For most of the regular season, the surprising success of the Orioles was downplayed because of a negative run-differential and their penchant for winning one-run and extra-inning games. Going into tonight’s Wild Card game against the Rangers, most prognosticators didn’t give the Orioles much of a chance because they were using left-hander Joe Saunders against a lineup stacked with right-handed hitters in a venue whether he had fared poorly during his career. However, consistent with everything they did during the regular season, the Orioles just keep defying expectations.
The Orioles topped the Rangers 5-1 tonight in Arlington for their first playoff win since Game 5 of the 1997 ALCS. They’ll now advance to take on the Yankees in the ALDS beginning Sunday at Camden Yards. Yes, there will be playoff baseball in Baltimore. And that’s pretty cool.
We have seen an unlikely cast of characters play important roles for the Orioles this season and the same was the case tonight. Joe Saunders, who was acquired from the Diamondbacks in August, tossed 5 2/3 innings of one-run ball. Nate McLouth, who was signed to a minor league deal in June after being released by the Pirates, had an RBI single in the seventh inning and a sacrifice fly in the ninth. Darren O’Day, who was claimed off waivers from the Rangers last November, tossed two innings of scoreless relief. Manny Machado, a 20-year-old who made his major league debut in August, had an RBI single in the top of the ninth to provide some extra insurance for the bullpen. Just another exercise in “Oriole Magic.”
The Orioles have a pretty tough task ahead of them against the playoff-tested Yankees, who will have CC Sabathia, Hiroki Kuroda and Andy Pettitte waiting for them. As such, they aren’t going to shed that underdog label anytime soon. But you know what? They’ve worn it well so far.
Earlier, we learned via Tuesday’s report from Ken Rosenthal of FOX Sports that Red Sox manager John Farrell could find himself on the hot seat given the team’s slow start and a couple of incidents with Dustin Pedroia and Drew Pomeranz.
Tim Britton of the Providence Journal spoke to Red Sox president of baseball operations Dave Dombrowski, who gave Farrell a vote of confidence. Dombrowski said, “We all have our pluses and minuses. But when I see some of the things we’ve talked about, I don’t know how you say that’s John Farrell’s fault. It’s not his fault that we’ve scuffled to pitch in the fifth spot with [Kyle] Kendrick and [Hector] Velazquez. The injury factors. Really in many ways, I tip my hat to our guys, led by John, that we’re in the position that we’re in right now. We’re three and a half out on May 24. There’s a long time to go. We haven’t gotten buried.”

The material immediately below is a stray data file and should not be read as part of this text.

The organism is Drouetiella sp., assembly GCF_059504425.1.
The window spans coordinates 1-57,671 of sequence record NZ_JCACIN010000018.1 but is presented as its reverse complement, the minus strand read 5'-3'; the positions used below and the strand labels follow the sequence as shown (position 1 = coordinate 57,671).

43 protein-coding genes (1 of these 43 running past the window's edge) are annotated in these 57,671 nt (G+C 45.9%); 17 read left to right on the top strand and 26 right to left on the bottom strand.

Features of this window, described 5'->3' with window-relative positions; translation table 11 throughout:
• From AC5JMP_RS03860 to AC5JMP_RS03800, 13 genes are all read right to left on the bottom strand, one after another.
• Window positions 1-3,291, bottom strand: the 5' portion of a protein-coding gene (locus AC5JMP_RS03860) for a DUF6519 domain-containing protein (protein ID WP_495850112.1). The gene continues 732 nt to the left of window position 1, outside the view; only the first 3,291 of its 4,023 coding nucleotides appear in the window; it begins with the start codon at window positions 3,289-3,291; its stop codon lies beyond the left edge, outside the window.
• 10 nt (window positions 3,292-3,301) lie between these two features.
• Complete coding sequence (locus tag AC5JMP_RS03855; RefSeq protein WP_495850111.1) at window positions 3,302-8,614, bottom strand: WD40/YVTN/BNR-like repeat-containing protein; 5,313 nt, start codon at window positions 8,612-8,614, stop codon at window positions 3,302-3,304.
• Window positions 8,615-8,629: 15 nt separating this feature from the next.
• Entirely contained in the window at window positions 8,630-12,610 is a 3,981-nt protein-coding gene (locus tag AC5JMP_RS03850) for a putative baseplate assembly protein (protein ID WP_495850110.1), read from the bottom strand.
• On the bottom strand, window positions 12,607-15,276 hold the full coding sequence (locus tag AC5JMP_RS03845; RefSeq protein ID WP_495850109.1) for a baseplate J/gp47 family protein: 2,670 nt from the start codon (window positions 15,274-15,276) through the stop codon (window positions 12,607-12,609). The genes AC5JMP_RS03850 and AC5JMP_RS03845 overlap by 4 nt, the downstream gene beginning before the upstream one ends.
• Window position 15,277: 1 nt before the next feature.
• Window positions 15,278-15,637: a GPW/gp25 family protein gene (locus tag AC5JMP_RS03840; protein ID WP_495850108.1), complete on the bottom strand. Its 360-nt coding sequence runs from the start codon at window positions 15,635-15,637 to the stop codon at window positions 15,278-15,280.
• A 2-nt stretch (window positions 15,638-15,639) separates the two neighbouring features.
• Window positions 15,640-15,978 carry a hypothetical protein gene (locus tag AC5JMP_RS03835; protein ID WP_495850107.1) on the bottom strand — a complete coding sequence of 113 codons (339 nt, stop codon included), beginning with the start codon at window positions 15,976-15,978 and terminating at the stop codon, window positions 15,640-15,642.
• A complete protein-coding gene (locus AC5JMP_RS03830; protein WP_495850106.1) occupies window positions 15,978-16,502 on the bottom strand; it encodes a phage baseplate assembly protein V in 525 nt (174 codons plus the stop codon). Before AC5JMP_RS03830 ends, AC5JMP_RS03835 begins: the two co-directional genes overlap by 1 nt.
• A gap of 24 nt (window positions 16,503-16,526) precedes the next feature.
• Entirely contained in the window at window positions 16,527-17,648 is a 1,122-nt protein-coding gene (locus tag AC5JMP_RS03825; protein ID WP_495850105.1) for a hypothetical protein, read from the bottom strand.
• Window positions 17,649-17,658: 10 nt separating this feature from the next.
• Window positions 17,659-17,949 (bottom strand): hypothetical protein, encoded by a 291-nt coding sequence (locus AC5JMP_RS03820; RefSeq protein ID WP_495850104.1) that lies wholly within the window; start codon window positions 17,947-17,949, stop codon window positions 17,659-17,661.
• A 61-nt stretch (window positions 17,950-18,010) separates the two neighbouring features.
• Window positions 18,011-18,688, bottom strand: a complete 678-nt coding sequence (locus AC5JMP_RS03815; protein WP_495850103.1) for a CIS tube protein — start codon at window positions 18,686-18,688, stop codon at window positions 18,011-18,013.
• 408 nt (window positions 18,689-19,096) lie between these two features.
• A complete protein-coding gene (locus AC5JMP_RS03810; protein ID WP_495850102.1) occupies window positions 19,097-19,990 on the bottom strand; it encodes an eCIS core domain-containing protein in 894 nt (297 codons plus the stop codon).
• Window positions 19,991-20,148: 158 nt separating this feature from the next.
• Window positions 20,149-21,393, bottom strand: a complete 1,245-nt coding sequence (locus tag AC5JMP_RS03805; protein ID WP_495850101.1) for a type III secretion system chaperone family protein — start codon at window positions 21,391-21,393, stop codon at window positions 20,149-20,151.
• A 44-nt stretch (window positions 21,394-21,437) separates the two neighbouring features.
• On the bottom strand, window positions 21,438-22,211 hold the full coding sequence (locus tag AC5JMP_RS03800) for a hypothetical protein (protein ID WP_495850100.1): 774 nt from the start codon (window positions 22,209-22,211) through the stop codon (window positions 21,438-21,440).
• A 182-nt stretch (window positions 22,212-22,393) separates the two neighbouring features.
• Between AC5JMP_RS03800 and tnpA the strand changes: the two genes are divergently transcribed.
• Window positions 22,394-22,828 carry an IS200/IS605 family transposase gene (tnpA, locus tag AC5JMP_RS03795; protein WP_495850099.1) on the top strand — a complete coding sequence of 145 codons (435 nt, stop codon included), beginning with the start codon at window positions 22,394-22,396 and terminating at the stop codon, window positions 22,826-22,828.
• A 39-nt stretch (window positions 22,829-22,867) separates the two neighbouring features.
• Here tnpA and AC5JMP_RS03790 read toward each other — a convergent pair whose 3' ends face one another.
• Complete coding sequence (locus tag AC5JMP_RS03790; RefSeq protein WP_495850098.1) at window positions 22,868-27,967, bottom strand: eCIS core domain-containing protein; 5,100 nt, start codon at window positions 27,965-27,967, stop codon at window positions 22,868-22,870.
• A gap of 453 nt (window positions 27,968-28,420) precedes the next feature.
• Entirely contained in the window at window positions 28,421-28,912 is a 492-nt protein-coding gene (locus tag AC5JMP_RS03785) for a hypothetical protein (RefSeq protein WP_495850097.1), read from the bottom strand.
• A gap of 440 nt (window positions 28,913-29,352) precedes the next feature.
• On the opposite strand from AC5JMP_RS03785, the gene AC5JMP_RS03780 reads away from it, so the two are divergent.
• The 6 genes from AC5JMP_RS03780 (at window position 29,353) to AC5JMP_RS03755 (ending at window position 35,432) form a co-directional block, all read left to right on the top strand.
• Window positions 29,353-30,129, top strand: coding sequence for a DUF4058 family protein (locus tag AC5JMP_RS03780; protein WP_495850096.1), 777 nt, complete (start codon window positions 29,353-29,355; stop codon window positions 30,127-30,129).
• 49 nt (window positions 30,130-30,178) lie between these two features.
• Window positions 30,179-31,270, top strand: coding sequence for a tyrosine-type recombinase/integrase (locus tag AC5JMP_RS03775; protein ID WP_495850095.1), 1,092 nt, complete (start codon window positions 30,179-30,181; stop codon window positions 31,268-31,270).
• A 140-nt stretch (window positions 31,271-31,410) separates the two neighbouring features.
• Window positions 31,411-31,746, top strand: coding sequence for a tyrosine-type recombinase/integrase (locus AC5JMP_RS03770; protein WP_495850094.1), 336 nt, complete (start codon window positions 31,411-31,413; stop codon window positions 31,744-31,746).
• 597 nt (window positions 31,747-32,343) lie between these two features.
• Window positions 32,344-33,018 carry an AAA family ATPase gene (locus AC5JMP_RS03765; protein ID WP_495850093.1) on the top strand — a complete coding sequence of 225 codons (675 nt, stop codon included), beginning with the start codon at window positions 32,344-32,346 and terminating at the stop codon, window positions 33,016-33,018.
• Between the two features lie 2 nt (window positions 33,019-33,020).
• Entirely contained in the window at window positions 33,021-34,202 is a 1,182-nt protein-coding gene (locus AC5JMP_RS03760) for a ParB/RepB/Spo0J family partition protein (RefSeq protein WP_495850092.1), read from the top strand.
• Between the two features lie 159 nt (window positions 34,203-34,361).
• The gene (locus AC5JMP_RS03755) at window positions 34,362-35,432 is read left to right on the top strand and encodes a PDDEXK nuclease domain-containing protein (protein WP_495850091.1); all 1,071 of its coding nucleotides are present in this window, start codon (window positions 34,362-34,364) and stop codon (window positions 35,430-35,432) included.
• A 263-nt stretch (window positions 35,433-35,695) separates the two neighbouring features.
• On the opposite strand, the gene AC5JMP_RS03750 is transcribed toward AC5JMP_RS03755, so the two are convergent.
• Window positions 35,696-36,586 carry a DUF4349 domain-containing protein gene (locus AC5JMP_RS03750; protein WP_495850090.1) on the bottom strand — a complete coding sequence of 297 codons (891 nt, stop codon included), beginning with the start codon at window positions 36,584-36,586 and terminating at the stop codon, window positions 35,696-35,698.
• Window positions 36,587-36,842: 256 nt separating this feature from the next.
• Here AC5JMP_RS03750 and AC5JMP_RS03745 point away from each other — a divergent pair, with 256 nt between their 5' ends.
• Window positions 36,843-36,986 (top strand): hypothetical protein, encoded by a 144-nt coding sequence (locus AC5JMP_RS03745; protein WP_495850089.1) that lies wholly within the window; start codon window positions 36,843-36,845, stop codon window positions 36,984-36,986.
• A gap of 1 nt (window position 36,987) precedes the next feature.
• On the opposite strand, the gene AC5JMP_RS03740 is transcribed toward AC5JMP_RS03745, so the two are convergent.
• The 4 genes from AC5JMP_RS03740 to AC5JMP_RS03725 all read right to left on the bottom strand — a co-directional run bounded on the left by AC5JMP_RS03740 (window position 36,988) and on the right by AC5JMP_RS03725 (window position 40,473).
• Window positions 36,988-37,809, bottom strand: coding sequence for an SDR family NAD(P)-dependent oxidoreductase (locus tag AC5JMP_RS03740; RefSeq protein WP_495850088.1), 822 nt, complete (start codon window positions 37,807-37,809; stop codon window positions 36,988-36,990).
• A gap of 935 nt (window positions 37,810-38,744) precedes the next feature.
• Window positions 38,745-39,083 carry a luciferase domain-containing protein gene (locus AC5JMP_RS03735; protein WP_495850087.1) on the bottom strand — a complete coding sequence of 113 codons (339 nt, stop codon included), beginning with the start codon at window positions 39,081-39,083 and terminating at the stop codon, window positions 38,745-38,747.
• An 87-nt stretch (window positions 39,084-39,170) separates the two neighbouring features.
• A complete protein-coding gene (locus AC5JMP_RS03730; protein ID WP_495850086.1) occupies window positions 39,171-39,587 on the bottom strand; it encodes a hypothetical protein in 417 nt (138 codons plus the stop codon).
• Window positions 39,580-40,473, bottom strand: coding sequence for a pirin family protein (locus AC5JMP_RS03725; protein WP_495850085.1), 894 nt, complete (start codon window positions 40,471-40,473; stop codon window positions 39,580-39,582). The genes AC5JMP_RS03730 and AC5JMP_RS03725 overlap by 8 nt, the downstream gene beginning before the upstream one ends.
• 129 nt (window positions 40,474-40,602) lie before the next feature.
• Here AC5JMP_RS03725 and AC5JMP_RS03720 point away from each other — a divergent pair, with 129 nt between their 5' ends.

Dombrowski added, “He’s our manager. He’s done fine. If I didn’t think that, then he wouldn’t be in his role.”
Farrell is signed through 2018 as the Red Sox exercised his ’18 option in December. That doesn’t mean the Red Sox can’t let him go, but given the lack of realistic options to step in and fill Farrell’s shoes and Dombrowski’s vote of confidence, it looks like the skipper has job security for now.
The Yankees announced that Jacoby Ellsbury left the game with a concussion and a neck sprain after making a great catch, crashing into the center field wall at Yankee Stadium to snag an Alcides Escobar fly ball for the first out of the first inning Wednesday night against the Royals.
Ellsbury was shaken up after the play, requiring the attention of manager Joe Girardi and trainer Steve Donohue.
Ellsbury initially stayed in the game and finished the top of the first inning. However, Aaron Hicks replaced Ellsbury in center field to start the top of the second inning. Ellsbury was batting sixth and did not have an at-bat prior to exiting.